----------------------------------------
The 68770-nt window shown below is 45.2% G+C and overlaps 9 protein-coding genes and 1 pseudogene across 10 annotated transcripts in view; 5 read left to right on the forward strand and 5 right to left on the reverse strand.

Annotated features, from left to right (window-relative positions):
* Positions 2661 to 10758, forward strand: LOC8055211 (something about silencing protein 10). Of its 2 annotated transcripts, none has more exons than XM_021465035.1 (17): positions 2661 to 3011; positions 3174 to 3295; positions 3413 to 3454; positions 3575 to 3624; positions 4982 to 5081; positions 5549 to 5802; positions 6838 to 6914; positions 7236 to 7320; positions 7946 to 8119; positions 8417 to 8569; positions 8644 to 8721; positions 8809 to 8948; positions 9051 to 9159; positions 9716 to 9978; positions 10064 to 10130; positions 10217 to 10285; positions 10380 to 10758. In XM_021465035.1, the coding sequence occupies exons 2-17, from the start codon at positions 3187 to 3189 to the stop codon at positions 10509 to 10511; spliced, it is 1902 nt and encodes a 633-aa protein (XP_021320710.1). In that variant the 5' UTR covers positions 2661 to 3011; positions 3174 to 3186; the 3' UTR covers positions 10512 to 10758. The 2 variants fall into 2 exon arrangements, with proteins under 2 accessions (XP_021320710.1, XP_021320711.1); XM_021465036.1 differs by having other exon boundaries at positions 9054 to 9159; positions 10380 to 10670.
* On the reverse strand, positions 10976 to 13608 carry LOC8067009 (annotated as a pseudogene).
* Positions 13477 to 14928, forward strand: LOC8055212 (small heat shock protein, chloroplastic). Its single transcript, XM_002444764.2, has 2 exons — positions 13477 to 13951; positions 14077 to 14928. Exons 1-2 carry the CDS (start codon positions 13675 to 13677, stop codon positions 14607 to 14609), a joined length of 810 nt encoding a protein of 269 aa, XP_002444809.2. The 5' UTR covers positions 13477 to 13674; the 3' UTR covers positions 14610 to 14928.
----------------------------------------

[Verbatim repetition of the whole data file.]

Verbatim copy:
The 68770-nt window shown below is 45.2% G+C and overlaps 9 protein-coding genes and 1 pseudogene across 10 annotated transcripts in view; 5 read left to right on the forward strand and 5 right to left on the reverse strand.

Annotated features, from left to right (window-relative positions):
* Positions 2661 to 10758, forward strand: LOC8055211 (something about silencing protein 10). Of its 2 annotated transcripts, none has more exons than XM_021465035.1 (17): positions 2661 to 3011; positions 3174 to 3295; positions 3413 to 3454; positions 3575 to 3624; positions 4982 to 5081; positions 5549 to 5802; positions 6838 to 6914; positions 7236 to 7320; positions 7946 to 8119; positions 8417 to 8569; positions 8644 to 8721; positions 8809 to 8948; positions 9051 to 9159; positions 9716 to 9978; positions 10064 to 10130; positions 10217 to 10285; positions 10380 to 10758. In XM_021465035.1, the coding sequence occupies exons 2-17, from the start codon at positions 3187 to 3189 to the stop codon at positions 10509 to 10511; spliced, it is 1902 nt and encodes a 633-aa protein (XP_021320710.1). In that variant the 5' UTR covers positions 2661 to 3011; positions 3174 to 3186; the 3' UTR covers positions 10512 to 10758. The 2 variants fall into 2 exon arrangements, with proteins under 2 accessions (XP_021320710.1, XP_021320711.1); XM_021465036.1 differs by having other exon boundaries at positions 9054 to 9159; positions 10380 to 10670.
* On the reverse strand, positions 10976 to 13608 carry LOC8067009 (annotated as a pseudogene).
* Positions 13477 to 14928, forward strand: LOC8055212 (small heat shock protein, chloroplastic). Its single transcript, XM_002444764.2, has 2 exons — positions 13477 to 13951; positions 14077 to 14928. Exons 1-2 carry the CDS (start codon positions 13675 to 13677, stop codon positions 14607 to 14609), a joined length of 810 nt encoding a protein of 269 aa, XP_002444809.2. The 5' UTR covers positions 13477 to 13674; the 3' UTR covers positions 14610 to 14928.